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Hondurans elect conservative businessman as president
Non-governmental groups and the U.S. Embassy have reported a significant deterioration in the human rights situation in Honduras since the coup. International human rights groups have accused Honduran authorities of using excessive force against protesters and harassing human rights defenders. The de facto president, Roberto Micheletti, suspended many civil liberties for three weeks during the campaign and temporarily shut down an opposition radio and TV station.
On Sunday, human rights groups protested after police and military launched tear gas and water cannons at a peaceful pro-Zelaya demonstration of about 500 people in the northern city of San Pedro Sula.
Most voting appeared peaceful, however, and fears of attacks by Zelaya supporters were not realized. Honduran authorities dispatched thousands of police and soldiers to guard polling stations.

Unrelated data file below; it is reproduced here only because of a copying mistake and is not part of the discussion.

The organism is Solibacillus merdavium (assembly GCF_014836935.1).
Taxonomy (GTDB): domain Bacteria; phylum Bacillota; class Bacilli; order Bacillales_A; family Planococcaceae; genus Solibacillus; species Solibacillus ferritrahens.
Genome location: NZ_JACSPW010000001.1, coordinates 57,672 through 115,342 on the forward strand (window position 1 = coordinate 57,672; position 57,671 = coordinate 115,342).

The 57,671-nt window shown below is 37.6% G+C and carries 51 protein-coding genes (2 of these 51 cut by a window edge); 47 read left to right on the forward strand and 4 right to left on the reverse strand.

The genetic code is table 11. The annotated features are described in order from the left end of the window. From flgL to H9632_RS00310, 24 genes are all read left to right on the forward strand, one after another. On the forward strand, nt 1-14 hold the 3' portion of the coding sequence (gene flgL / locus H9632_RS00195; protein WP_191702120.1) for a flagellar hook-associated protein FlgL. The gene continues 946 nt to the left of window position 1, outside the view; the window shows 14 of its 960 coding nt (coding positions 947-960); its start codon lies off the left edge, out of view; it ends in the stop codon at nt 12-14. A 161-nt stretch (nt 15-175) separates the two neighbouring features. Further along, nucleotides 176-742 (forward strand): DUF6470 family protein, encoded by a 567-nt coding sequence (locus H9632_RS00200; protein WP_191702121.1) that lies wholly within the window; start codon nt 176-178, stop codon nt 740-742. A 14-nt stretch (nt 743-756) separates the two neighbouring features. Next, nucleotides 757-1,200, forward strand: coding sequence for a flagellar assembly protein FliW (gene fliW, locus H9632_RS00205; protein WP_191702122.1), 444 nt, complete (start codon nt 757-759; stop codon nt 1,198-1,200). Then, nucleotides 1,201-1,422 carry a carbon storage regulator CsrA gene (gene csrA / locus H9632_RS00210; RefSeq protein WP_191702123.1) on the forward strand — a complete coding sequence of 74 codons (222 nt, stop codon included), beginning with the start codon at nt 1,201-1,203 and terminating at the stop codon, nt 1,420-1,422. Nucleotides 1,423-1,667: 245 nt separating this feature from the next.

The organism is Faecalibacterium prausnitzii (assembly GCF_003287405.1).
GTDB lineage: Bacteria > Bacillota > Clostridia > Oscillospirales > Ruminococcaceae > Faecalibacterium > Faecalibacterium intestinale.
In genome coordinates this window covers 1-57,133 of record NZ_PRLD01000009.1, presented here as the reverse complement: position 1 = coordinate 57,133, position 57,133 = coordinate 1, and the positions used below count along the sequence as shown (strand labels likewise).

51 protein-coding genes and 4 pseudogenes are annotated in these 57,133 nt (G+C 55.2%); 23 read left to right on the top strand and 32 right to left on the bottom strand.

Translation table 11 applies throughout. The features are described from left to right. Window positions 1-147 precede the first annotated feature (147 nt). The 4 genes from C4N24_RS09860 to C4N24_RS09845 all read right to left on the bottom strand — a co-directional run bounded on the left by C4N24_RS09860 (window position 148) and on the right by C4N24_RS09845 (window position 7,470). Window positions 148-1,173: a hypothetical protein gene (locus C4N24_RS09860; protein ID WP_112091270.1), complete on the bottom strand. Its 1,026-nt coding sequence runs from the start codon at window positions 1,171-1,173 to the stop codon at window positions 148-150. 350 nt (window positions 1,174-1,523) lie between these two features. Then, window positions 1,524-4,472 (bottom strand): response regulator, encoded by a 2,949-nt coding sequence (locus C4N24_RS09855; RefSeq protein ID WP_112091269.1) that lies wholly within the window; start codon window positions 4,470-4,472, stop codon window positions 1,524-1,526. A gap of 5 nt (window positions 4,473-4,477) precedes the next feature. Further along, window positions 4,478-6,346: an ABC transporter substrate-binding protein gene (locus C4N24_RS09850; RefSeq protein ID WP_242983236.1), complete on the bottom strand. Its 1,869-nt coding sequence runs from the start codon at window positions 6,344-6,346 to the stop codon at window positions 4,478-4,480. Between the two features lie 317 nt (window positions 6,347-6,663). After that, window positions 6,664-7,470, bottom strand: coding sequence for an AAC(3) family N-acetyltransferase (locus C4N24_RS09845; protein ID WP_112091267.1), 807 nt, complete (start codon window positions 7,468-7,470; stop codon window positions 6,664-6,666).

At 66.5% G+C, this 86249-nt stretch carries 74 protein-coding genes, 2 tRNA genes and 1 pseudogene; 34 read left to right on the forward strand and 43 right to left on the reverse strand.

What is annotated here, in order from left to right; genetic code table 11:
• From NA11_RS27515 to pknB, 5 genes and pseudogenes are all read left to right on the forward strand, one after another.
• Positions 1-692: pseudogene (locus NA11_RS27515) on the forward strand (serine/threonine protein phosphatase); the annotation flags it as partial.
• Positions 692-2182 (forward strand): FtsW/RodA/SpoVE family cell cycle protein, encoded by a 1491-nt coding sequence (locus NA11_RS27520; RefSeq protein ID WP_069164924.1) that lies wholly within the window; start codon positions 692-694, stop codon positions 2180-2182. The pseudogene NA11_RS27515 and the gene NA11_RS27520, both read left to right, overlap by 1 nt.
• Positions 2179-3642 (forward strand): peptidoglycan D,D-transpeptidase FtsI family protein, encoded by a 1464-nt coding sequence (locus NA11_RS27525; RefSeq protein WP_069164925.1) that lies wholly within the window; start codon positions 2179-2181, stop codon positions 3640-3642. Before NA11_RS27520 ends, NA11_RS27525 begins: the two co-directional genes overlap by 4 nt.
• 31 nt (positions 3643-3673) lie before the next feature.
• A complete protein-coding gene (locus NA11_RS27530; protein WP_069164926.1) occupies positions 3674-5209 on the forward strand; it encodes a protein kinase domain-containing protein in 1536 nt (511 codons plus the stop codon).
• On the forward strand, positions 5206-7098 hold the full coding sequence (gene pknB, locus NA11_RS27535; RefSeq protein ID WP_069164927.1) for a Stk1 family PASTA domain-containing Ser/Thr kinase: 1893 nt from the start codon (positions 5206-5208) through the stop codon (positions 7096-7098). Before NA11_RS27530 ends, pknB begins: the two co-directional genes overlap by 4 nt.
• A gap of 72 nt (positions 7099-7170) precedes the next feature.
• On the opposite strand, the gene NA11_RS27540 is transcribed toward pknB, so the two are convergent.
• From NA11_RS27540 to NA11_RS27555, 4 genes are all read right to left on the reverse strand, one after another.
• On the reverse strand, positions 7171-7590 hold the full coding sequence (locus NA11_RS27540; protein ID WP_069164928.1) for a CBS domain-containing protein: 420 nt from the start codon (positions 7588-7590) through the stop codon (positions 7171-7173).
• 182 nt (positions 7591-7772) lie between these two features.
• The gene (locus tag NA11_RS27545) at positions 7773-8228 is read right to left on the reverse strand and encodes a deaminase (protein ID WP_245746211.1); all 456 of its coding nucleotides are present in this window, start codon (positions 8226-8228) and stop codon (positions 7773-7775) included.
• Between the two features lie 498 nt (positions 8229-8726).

While the Rio Group of Latin American and Caribbean nations had warned they would not recognize Sunday's vote, some analysts believe that countries will gradually have little choice but to recognize the balloting.
Already, Costa Rican President Oscar Arias, a highly respected international figure, has said he would recognize the election if it is deemed fair. Other Central American and Caribbean countries are expected to follow.
The U.S. government has indicated it will accept the winner as long as Honduran authorities take further steps toward national reconciliation, including a congressional vote on whether to restore Zelaya for the final two months of his term. That vote is expected Wednesday.
U.S. diplomats say a newly elected president may sway Congress to reinstate Zelaya in the hopes of winning international legitimacy. But many Hondurans expect the lawmakers to vote against Zelaya, and the former president says he has no plans to return to the job.